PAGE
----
If there's one defining gameplay feature that can save any mobile game, it's one-thumb play.

The platform has matured a lot in recent months, but there's still no substitute for the ease of entertainment that comes from being able to play a game while walking down the street, standing on the train or surreptitiously having a go under the table while you're supposed to be listening to a Health & Safety presentation.

But it takes a specific type of game that can handle one-thumb controls - games like Tumblebugs, which, despite its sickeningly cute name, captures the vital essence of mobile gaming.

You'll probably note right from the start that it's a Zuma clone, and to be honest the developer doesn't bother to hide that fact, so much as embrace it. And that's fine, as far as this reviewer is concerned, as long as that clone still makes an effort to forge itself an identity alongside the familiar gameplay - which Tumblebugs certainly does.

The premise revolves around a line of bugs attempting to follow a winding route around the garden and bury themselves in the hole at the end. By shooting more coloured bugs into the rolling train of spherical insects, you aim to create lines of three or more to eliminate them from the string and slow the procession.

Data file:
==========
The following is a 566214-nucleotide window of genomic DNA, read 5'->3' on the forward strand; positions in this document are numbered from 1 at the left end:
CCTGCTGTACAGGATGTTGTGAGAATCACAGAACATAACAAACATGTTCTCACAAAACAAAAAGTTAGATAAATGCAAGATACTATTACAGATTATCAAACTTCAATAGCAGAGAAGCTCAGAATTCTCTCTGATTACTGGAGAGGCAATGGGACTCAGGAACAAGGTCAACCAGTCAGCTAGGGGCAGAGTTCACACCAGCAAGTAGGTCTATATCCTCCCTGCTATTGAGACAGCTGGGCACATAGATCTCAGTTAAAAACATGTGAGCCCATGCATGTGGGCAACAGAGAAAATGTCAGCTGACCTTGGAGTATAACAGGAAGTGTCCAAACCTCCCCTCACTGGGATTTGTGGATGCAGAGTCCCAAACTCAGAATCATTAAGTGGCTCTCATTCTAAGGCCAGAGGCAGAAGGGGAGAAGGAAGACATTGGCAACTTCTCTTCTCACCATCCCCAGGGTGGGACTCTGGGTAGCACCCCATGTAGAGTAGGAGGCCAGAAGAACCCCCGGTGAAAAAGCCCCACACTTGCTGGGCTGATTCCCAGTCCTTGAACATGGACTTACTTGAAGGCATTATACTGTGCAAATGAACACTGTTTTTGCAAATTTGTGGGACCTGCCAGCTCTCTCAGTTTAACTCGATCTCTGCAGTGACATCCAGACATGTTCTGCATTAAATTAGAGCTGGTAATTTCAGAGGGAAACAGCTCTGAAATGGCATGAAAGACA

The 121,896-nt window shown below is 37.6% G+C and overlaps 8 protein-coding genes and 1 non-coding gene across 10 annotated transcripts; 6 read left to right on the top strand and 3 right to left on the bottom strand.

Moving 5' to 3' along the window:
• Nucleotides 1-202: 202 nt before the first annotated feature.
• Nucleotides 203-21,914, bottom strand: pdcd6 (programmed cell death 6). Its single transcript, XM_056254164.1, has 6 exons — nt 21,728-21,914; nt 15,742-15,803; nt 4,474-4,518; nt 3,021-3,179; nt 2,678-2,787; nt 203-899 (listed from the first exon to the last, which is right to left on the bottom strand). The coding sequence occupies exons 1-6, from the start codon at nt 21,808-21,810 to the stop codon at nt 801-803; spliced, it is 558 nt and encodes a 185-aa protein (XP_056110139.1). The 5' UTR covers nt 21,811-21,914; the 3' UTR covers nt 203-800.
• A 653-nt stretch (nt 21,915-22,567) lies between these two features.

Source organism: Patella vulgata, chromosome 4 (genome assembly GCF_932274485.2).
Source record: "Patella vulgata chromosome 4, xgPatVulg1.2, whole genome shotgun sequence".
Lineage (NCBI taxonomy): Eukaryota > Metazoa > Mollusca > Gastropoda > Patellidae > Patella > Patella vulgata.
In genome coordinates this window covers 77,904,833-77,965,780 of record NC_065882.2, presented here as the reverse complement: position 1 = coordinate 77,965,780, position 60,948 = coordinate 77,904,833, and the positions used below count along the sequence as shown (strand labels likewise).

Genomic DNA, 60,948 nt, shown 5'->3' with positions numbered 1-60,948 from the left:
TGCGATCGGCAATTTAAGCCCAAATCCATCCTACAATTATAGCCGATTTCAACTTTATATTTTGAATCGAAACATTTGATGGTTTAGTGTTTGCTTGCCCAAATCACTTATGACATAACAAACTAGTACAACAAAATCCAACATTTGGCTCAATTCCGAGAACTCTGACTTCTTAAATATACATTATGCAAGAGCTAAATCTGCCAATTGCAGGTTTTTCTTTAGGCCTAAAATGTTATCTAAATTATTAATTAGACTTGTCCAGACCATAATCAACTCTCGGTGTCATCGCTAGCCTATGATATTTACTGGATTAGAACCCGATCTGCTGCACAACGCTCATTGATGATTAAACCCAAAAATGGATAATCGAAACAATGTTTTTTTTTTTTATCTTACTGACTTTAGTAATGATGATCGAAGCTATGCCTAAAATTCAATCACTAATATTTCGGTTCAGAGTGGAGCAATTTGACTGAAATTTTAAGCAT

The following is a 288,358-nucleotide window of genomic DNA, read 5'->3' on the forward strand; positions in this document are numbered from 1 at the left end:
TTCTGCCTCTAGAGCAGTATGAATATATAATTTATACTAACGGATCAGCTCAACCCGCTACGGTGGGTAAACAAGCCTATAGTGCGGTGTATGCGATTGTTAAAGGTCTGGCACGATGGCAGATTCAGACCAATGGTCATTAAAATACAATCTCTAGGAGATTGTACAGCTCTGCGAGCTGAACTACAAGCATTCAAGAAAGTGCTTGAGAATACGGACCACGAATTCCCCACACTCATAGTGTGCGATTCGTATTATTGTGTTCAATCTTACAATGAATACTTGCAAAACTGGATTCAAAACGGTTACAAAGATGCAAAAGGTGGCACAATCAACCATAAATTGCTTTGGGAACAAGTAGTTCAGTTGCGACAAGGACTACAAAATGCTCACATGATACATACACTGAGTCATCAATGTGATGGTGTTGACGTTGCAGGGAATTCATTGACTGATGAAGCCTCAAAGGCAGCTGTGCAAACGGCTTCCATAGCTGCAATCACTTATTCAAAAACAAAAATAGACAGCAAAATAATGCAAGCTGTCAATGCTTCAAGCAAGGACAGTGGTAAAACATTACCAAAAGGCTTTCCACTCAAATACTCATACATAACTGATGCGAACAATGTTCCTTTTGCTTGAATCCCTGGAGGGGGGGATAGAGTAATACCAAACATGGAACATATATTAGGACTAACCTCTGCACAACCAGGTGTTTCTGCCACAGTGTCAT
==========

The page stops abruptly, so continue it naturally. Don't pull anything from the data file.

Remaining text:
Since this line of bugs is pushed from the back (rather than pulled from the front), removing a number of them from the winding cable of creepy-crawlies gives you a brief window of opportunity to try and clear the severed section before they start moving again when the bug train catches up.

Mixed in and among the line of bugs are letters for you to build up words and gain extra lives, or special icons to stop the bugs for a moment, rewind them, or if you're particularly unlucky, fast forward them.

And their route is equally diverse, with sections of the dirt track disappearing under the ground at intervals, and then reappearing across the garden.

These occasional lulls in the storm of flying, coloured bugs add some tension to a level as you wait, poised, for the insect train to re-emerge from the ground so you can eliminate it before it reaches the end of the garden path.

The controls are beautifully simple and compact, with left and right controlling your invertebrate cannon, and '5' shooting more bugs into the parade. The only issue comes when the cannon is at the top of the screen, shooting downwards, and the controls are essentially reversed, though it doesn't take an engineering degree to get your head around it.

If nothing else, Tumblebugs is a great way to dig up a few extra levels for anyone who's played Zuma, Luxor or any other game in this style to completion, and does so with a quality of design that ensures it'll remain every bit as much fun as your previous game.

If Tumblebugs is your first experience of this particular match-three strain, it's sure to hook you onto the concept within the first couple of levels.